Affonda invece nel tempo l’uso in cucina di un’erba spontanea intensamente e inconfondibilmente aromatica come il finocchio selvatico, che l’erborista cinquecentesco Mattioli definiva «non meno al gusto aggradevole nei condimenti dei cibi che sia valoroso nelle medicine». Dall’impiego antico nella porchetta (che fin dal Seicento è documentata come ricorrente e caratteristica nelle Marche e ad Ancona) questo aroma è passato poi a identificare ogni cottura con l’uso di questo aroma specifico: inevitabilmente nelle zone di confine tra campagna e spiaggia il transito dalla cucina dei contadini del monte a quella dei pescatori del mare è stato immediato, e pertanto tra le tipicità del Conero il finocchio selvatico domina nell’alto dei borghi rurali, ad esempio nel coniglio in porchetta, così come nel basso di moli e spiagge e degli stabilimenti balneari, con le infinite specialità di «bumbarelli», crocette (celebrate anche da una poesia dell’autore anconetano Eugenio Gioacchini detto «Ceriago», «Come se fa le crucete in porcheta»), raguse e altri tra pesci e crostacei insaporiti in maniera assolutamente caratteristica dal finocchio cosiddetto «forte» o «bastardo», impiegato non solo nelle foglie ma anche nei giovani getti (specie per le insalate).

The use in the kitchen of a spontaneous, intensely aromatic and unmistakable herb like wild fennel comes from ancient times. In fact in the sixteenth-century the herbalist Mattioli defined it as being ‘no less agreeable to the taste in food dressings than it is valiant in medical uses". From its use in ancient ‘porchetta’ (which is documented as early as the seventeenth century and is recurrent feature among the foods of the Marche and Ancona). Each area can be identified by its use of this specific flavour. Inevitably in the border areas between the countryside and the beach, this herb was used both in the cuisine of the peasants of the mountains and in the fisherman’s cuisine of the sea. Among the specialties of the Conero, fennel dominates, for example, in dishes like ‘rabbit in porchetta’ in the high rural villages, or in endless specialities like ‘bumbarelli’, ‘crocette-crosses’. Fish and shellfish were flavored with fennel in a characteristic manner, (called ‘strong’ or ‘bastard’), and not only the leaves were used, but also the young shoots.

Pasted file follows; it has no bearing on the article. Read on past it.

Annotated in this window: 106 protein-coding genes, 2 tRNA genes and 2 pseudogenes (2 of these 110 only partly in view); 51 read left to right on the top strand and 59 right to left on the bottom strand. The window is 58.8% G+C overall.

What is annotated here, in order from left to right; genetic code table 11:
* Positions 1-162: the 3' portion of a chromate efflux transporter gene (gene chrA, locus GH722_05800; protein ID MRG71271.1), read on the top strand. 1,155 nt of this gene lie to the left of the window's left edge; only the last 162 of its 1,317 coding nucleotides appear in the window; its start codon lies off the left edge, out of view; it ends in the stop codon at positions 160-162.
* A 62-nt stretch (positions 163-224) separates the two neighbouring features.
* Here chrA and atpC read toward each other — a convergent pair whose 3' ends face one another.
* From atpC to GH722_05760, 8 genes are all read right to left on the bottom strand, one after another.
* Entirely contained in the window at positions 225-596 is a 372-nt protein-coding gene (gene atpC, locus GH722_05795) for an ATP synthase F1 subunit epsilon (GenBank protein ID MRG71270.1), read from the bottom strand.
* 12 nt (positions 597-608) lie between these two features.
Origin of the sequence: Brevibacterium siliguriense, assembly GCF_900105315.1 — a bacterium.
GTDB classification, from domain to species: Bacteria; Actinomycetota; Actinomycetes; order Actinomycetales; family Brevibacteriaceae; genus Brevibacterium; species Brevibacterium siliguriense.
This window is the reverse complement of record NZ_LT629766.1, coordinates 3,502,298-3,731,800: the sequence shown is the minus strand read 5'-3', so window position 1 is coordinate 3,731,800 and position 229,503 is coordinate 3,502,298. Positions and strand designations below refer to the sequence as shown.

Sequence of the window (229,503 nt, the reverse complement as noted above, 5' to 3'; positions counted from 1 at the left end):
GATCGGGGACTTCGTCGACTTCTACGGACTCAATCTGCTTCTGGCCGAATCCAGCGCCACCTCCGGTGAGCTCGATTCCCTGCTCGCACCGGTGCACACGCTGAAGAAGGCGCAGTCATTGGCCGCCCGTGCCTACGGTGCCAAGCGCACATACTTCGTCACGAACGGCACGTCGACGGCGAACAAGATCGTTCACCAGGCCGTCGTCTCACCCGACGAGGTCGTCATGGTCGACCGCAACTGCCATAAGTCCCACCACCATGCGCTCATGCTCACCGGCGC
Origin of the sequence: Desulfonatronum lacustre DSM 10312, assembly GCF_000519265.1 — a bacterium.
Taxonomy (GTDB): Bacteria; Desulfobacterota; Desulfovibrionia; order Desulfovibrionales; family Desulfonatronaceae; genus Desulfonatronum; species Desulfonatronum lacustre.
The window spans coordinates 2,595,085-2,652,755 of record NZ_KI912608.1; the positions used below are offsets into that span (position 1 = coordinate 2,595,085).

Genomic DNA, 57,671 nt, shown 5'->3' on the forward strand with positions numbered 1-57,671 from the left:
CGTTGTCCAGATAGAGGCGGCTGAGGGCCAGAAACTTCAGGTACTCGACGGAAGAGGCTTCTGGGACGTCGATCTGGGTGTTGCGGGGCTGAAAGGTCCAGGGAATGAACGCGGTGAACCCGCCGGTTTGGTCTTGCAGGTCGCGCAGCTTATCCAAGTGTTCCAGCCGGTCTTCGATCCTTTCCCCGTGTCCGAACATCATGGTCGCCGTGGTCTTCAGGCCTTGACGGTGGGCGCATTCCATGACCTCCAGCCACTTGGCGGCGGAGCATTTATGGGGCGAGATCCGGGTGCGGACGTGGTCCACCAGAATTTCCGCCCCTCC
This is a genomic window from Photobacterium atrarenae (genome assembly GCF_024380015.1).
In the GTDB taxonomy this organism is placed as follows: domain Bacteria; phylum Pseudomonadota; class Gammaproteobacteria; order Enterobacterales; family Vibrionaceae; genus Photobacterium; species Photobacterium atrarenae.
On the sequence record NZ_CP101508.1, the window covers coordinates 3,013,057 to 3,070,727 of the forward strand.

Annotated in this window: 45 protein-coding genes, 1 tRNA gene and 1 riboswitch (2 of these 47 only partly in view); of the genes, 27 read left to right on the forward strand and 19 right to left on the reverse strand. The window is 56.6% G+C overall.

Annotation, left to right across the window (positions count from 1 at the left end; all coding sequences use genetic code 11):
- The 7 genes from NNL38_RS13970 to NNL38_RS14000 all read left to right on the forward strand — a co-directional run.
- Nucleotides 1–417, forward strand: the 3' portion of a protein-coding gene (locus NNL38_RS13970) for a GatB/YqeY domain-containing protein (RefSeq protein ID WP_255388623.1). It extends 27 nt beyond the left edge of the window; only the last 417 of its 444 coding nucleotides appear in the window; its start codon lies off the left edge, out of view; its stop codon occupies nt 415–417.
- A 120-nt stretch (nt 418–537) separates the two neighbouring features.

In describing the Conero the other highly distinctive quality of the fennel of this area must never be forgotten. The so-called "marine fennel" known here as ‘paccasassi’("rock samphire"), a herb used to flavor fish (often combined with the reputed "wild mosciolo" of Portonovo). Several restaurateurs have developed over time a preserve with this herb, putting the leaves in vinegar, to avoid running out during the winter.

Another shrub that is very common in the flora of Conero is the juniper. Its berries, known as 'the big cuddle', were used to flavor roasts, especially meat, but they were also considered ideal for smoking processes. Similarly, lavender, another plant with its bold shades that cover entire fields along the roads of the Conero, is frequently used as a perfume for linen. (canvas bags filled with its dried spikelets were souvenirs in important local hotels), but there are also interesting attempts to experiment with this herb in the kitchen. Together with rose hip it has been used as an ingredient in jams and marmalades.

Finally, many scents of so-called Mediterranean vegetation, such as rosemary and bay leaf, over time have come to complement the gardens and balconies of the area, along with parsley, marjoram, basil, oregano, thyme, which are all very common in the traditional recipes of this territory.



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Terre del Conero Agricoltori per Natura, soc. coop. agr. Via Peschiera 30, 60020 Sirolo (AN) P.IVA 02474980428
European Agricultural Fund for Rural Development